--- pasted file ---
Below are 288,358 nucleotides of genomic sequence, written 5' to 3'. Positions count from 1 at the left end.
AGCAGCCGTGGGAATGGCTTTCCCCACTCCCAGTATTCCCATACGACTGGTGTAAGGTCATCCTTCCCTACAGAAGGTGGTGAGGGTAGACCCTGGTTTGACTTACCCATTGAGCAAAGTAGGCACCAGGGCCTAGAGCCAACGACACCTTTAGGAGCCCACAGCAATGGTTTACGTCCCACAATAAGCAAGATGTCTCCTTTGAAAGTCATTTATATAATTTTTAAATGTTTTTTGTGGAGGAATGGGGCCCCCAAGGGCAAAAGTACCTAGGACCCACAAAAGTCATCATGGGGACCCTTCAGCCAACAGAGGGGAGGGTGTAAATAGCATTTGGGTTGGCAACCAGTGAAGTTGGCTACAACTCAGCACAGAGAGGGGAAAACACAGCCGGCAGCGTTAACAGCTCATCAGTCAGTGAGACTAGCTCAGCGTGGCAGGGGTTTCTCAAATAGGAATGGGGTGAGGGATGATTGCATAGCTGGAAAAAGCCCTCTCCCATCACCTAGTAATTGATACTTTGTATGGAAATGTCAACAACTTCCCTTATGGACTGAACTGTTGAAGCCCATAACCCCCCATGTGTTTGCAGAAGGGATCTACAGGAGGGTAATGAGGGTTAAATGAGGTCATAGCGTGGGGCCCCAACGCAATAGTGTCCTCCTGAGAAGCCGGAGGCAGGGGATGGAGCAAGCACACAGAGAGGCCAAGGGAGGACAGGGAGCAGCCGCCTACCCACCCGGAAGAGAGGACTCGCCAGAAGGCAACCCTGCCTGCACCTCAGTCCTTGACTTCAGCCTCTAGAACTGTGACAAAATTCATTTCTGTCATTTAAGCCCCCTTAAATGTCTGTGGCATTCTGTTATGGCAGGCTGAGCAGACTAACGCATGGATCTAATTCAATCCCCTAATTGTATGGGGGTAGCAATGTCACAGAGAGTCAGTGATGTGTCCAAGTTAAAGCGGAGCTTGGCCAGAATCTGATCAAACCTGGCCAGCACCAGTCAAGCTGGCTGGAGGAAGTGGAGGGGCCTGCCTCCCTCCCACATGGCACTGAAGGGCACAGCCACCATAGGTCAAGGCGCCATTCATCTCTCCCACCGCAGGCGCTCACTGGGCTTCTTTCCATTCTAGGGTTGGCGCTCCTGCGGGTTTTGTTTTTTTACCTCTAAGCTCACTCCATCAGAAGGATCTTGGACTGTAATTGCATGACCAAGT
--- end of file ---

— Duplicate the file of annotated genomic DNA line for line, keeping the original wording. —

Below are 288,358 nucleotides of genomic sequence, written 5' to 3'. Positions count from 1 at the left end.
AGCAGCCGTGGGAATGGCTTTCCCCACTCCCAGTATTCCCATACGACTGGTGTAAGGTCATCCTTCCCTACAGAAGGTGGTGAGGGTAGACCCTGGTTTGACTTACCCATTGAGCAAAGTAGGCACCAGGGCCTAGAGCCAACGACACCTTTAGGAGCCCACAGCAATGGTTTACGTCCCACAATAAGCAAGATGTCTCCTTTGAAAGTCATTTATATAATTTTTAAATGTTTTTTGTGGAGGAATGGGGCCCCCAAGGGCAAAAGTACCTAGGACCCACAAAAGTCATCATGGGGACCCTTCAGCCAACAGAGGGGAGGGTGTAAATAGCATTTGGGTTGGCAACCAGTGAAGTTGGCTACAACTCAGCACAGAGAGGGGAAAACACAGCCGGCAGCGTTAACAGCTCATCAGTCAGTGAGACTAGCTCAGCGTGGCAGGGGTTTCTCAAATAGGAATGGGGTGAGGGATGATTGCATAGCTGGAAAAAGCCCTCTCCCATCACCTAGTAATTGATACTTTGTATGGAAATGTCAACAACTTCCCTTATGGACTGAACTGTTGAAGCCCATAACCCCCCATGTGTTTGCAGAAGGGATCTACAGGAGGGTAATGAGGGTTAAATGAGGTCATAGCGTGGGGCCCCAACGCAATAGTGTCCTCCTGAGAAGCCGGAGGCAGGGGATGGAGCAAGCACACAGAGAGGCCAAGGGAGGACAGGGAGCAGCCGCCTACCCACCCGGAAGAGAGGACTCGCCAGAAGGCAACCCTGCCTGCACCTCAGTCCTTGACTTCAGCCTCTAGAACTGTGACAAAATTCATTTCTGTCATTTAAGCCCCCTTAAATGTCTGTGGCATTCTGTTATGGCAGGCTGAGCAGACTAACGCATGGATCTAATTCAATCCCCTAATTGTATGGGGGTAGCAATGTCACAGAGAGTCAGTGATGTGTCCAAGTTAAAGCGGAGCTTGGCCAGAATCTGATCAAACCTGGCCAGCACCAGTCAAGCTGGCTGGAGGAAGTGGAGGGGCCTGCCTCCCTCCCACATGGCACTGAAGGGCACAGCCACCATAGGTCAAGGCGCCATTCATCTCTCCCACCGCAGGCGCTCACTGGGCTTCTTTCCATTCTAGGGTTGGCGCTCCTGCGGGTTTTGTTTTTTTACCTCTAAGCTCACTCCATCAGAAGGATCTTGGACTGTAATTGCATGACCAAGT